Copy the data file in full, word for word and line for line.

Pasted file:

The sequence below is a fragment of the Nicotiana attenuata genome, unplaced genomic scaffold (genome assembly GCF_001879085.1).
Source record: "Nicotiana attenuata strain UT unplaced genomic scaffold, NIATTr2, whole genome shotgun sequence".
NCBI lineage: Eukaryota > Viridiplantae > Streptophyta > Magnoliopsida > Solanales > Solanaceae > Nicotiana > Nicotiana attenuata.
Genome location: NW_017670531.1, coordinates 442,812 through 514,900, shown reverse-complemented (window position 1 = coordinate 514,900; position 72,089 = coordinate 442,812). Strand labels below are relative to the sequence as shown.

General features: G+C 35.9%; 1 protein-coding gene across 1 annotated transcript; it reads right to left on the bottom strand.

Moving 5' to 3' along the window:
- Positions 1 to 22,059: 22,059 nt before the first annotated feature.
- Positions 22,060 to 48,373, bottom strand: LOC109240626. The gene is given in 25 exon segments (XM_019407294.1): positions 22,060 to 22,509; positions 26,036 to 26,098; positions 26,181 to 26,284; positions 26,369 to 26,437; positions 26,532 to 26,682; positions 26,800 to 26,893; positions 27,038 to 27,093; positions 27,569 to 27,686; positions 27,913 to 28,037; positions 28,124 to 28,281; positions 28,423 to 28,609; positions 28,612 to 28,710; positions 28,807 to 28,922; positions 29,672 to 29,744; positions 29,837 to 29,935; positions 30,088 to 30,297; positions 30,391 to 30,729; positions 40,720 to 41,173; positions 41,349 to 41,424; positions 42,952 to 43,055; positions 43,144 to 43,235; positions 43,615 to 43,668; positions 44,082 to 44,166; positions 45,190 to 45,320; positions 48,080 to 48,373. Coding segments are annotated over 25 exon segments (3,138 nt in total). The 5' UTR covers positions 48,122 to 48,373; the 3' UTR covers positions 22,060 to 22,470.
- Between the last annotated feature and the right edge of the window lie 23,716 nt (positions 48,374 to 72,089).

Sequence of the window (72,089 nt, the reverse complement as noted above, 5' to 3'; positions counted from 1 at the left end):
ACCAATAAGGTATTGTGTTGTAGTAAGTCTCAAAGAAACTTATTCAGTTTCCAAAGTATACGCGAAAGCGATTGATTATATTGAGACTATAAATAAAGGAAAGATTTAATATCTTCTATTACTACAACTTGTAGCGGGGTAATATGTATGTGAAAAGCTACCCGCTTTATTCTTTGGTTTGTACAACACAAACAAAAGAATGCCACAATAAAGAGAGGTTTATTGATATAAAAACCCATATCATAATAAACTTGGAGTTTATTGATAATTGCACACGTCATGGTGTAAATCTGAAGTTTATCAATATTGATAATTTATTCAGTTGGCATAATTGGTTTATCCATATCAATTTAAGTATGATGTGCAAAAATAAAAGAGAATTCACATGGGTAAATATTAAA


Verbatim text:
The sequence below is a fragment of the Nicotiana attenuata genome, unplaced genomic scaffold (genome assembly GCF_001879085.1).
Source record: "Nicotiana attenuata strain UT unplaced genomic scaffold, NIATTr2, whole genome shotgun sequence".
NCBI lineage: Eukaryota > Viridiplantae > Streptophyta > Magnoliopsida > Solanales > Solanaceae > Nicotiana > Nicotiana attenuata.
Genome location: NW_017670531.1, coordinates 442,812 through 514,900, shown reverse-complemented (window position 1 = coordinate 514,900; position 72,089 = coordinate 442,812). Strand labels below are relative to the sequence as shown.

General features: G+C 35.9%; 1 protein-coding gene across 1 annotated transcript; it reads right to left on the bottom strand.

Moving 5' to 3' along the window:
- Positions 1 to 22,059: 22,059 nt before the first annotated feature.
- Positions 22,060 to 48,373, bottom strand: LOC109240626. The gene is given in 25 exon segments (XM_019407294.1): positions 22,060 to 22,509; positions 26,036 to 26,098; positions 26,181 to 26,284; positions 26,369 to 26,437; positions 26,532 to 26,682; positions 26,800 to 26,893; positions 27,038 to 27,093; positions 27,569 to 27,686; positions 27,913 to 28,037; positions 28,124 to 28,281; positions 28,423 to 28,609; positions 28,612 to 28,710; positions 28,807 to 28,922; positions 29,672 to 29,744; positions 29,837 to 29,935; positions 30,088 to 30,297; positions 30,391 to 30,729; positions 40,720 to 41,173; positions 41,349 to 41,424; positions 42,952 to 43,055; positions 43,144 to 43,235; positions 43,615 to 43,668; positions 44,082 to 44,166; positions 45,190 to 45,320; positions 48,080 to 48,373. Coding segments are annotated over 25 exon segments (3,138 nt in total). The 5' UTR covers positions 48,122 to 48,373; the 3' UTR covers positions 22,060 to 22,470.
- Between the last annotated feature and the right edge of the window lie 23,716 nt (positions 48,374 to 72,089).

Sequence of the window (72,089 nt, the reverse complement as noted above, 5' to 3'; positions counted from 1 at the left end):
ACCAATAAGGTATTGTGTTGTAGTAAGTCTCAAAGAAACTTATTCAGTTTCCAAAGTATACGCGAAAGCGATTGATTATATTGAGACTATAAATAAAGGAAAGATTTAATATCTTCTATTACTACAACTTGTAGCGGGGTAATATGTATGTGAAAAGCTACCCGCTTTATTCTTTGGTTTGTACAACACAAACAAAAGAATGCCACAATAAAGAGAGGTTTATTGATATAAAAACCCATATCATAATAAACTTGGAGTTTATTGATAATTGCACACGTCATGGTGTAAATCTGAAGTTTATCAATATTGATAATTTATTCAGTTGGCATAATTGGTTTATCCATATCAATTTAAGTATGATGTGCAAAAATAAAAGAGAATTCACATGGGTAAATATTAAA